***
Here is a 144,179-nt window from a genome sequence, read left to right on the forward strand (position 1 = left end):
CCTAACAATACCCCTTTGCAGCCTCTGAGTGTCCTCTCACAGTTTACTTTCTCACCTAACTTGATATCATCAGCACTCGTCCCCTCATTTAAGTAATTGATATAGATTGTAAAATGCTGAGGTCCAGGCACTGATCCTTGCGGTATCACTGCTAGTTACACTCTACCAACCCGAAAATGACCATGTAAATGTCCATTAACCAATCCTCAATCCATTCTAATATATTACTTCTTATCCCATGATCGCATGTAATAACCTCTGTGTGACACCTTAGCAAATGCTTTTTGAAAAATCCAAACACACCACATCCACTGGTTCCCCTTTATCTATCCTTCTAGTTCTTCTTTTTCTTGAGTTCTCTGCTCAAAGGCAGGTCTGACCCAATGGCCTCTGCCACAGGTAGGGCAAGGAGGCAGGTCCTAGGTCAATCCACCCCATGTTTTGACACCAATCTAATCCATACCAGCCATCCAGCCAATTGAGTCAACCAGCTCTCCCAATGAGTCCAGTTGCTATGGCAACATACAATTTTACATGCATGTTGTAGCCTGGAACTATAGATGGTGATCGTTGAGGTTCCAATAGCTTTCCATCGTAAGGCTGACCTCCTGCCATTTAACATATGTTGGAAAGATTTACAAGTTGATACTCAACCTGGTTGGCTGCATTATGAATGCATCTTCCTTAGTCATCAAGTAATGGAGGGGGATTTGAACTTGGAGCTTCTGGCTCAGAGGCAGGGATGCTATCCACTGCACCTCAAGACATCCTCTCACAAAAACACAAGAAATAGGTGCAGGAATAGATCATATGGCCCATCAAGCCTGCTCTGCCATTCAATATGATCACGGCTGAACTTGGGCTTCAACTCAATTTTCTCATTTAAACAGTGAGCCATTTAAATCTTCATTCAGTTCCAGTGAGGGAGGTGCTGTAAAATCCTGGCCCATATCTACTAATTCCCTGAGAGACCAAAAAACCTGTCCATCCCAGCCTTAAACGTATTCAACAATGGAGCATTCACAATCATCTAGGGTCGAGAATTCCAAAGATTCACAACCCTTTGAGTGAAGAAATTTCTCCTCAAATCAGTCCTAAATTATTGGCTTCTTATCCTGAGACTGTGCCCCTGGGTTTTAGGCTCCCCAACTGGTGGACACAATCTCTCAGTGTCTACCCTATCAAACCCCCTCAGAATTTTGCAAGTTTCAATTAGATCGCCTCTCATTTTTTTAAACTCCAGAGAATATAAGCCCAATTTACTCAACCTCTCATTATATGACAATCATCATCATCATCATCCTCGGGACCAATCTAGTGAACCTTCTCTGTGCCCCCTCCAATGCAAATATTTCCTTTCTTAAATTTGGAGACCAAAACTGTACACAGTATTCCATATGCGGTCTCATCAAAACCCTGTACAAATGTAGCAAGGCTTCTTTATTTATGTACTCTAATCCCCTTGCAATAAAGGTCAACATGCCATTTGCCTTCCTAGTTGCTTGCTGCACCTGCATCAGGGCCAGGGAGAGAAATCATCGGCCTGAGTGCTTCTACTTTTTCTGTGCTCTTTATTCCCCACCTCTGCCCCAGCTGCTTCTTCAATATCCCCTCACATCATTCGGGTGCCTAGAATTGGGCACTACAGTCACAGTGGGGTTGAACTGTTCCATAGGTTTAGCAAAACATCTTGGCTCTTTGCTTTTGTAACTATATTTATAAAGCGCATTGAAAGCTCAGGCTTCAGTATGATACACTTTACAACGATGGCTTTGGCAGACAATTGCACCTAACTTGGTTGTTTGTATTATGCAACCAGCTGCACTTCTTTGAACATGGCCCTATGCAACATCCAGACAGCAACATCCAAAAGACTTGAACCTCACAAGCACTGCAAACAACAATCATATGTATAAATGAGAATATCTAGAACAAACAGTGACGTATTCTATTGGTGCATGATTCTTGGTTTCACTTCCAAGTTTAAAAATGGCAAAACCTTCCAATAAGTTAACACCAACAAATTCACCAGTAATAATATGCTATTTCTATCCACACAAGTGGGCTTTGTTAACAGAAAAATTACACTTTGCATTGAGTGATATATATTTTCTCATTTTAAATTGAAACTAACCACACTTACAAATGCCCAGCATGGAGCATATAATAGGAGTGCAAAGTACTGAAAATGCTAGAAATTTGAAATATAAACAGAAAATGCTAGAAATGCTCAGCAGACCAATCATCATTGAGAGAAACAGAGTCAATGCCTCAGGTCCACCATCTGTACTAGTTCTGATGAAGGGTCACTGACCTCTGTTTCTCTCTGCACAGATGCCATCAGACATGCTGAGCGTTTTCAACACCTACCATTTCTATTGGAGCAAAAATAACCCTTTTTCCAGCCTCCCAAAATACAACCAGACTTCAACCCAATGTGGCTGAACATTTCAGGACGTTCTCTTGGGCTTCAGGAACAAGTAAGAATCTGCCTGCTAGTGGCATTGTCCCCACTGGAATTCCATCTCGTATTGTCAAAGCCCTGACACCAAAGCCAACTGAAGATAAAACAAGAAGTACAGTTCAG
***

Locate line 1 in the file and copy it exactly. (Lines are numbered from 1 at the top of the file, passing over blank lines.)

Here is a 144,179-nt window from a genome sequence, read left to right on the forward strand (position 1 = left end):